A Peruvian treasure lost for nearly 20 years has turned up in the offices of a London law firm, local police announced yesterday.

London's Metropolitan Police took possession of a pre-Inca headdress—estimated to be at least 1,300 years old—made by the Moche civilization of northern Peru. The object is due to be returned to Peruvian authorities.

The gold artifact, which bears the image of a feline sea god with octopuslike tentacles, had vanished from a royal tomb in Peru in the late 1980s. It was brought to the law firm by a client who says he did not know that it had been stolen.


Looted Peru treasure found in UK
August 17, 2006. Source: BBC News

An ancient Peruvian headdress which was looted from an archaeological site almost 20 years ago has been found by police in London.
It is considered a national treasure and disappeared in 1988 after a tomb in northern Peru was raided and its contents sold on the black market.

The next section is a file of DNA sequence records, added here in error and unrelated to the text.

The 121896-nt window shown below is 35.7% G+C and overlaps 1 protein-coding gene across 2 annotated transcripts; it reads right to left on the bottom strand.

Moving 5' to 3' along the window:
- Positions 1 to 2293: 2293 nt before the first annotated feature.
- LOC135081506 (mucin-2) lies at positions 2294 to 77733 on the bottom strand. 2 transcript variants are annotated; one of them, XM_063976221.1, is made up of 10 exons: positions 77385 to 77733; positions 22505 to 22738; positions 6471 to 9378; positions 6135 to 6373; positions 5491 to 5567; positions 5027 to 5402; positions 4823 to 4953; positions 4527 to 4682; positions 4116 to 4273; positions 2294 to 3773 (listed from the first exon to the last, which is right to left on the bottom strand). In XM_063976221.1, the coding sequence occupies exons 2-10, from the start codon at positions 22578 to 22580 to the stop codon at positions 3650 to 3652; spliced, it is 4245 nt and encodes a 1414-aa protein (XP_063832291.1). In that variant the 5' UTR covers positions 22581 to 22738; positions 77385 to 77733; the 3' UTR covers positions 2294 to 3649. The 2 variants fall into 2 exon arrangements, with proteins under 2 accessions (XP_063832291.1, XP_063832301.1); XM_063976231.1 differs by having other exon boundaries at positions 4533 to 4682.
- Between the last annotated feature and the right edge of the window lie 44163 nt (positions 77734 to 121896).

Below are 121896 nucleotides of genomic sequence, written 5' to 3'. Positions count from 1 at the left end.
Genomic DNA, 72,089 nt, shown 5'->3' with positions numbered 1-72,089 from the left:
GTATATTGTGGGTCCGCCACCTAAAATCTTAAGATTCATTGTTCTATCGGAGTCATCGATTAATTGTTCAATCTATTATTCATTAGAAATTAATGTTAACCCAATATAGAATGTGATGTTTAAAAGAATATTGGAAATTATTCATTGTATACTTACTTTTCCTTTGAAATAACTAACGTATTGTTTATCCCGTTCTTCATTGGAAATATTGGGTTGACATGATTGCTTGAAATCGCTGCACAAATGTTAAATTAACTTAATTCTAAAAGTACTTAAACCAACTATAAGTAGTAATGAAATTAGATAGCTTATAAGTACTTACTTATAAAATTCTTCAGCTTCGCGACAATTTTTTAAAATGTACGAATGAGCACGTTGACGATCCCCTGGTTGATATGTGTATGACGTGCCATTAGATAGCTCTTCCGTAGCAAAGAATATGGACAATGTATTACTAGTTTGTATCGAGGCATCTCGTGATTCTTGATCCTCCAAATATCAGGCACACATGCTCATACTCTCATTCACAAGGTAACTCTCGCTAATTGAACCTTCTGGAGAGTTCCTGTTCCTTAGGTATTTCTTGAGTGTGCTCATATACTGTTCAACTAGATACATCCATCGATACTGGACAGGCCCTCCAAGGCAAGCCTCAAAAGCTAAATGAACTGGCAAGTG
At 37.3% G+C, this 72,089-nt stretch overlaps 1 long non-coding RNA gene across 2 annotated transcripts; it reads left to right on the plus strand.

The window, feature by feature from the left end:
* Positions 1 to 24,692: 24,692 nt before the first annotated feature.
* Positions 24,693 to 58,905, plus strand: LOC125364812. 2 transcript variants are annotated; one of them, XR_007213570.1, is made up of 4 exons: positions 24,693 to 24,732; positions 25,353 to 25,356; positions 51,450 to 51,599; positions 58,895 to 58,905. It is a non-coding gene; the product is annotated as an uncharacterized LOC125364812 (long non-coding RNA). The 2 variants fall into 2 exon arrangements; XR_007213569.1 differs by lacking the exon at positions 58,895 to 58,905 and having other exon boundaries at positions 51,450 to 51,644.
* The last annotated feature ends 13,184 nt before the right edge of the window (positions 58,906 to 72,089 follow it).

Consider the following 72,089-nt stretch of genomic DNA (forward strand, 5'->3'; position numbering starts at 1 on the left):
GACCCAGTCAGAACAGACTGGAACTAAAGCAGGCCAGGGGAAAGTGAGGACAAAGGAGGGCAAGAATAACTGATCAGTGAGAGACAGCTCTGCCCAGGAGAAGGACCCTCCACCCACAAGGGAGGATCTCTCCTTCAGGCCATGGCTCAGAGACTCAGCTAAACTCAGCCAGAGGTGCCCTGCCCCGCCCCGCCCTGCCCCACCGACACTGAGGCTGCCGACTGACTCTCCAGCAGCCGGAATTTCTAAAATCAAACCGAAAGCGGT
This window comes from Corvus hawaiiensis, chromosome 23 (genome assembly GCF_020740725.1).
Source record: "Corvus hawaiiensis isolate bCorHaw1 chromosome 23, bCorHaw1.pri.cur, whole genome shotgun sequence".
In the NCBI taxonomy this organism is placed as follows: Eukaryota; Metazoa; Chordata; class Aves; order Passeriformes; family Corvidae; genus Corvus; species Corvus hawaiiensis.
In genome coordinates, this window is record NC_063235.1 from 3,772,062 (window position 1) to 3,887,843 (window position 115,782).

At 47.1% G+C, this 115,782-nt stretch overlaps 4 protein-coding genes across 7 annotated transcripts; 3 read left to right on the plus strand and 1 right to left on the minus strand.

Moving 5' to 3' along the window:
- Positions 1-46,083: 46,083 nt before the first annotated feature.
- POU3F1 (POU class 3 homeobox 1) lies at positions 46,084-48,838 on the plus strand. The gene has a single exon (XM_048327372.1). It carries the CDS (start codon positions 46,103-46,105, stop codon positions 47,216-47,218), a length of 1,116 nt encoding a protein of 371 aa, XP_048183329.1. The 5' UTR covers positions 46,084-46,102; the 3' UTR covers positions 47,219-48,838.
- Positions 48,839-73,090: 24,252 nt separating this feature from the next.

It was handed to a firm of solicitors in central London by one of its clients who did not know it was stolen.

The headdress, depicting a sea god, dates back to 700AD.

It is an example of ancient Peruvian Mochica civilization art and is regarded by experts as one of the most important artifacts in Peruvian cultural heritage.

Dr Walter Alva, director of the Royal Tombs of Sipan Museum in Peru, described the seizure as "a very important moment in the worldwide war against illicit art and the looting of my country".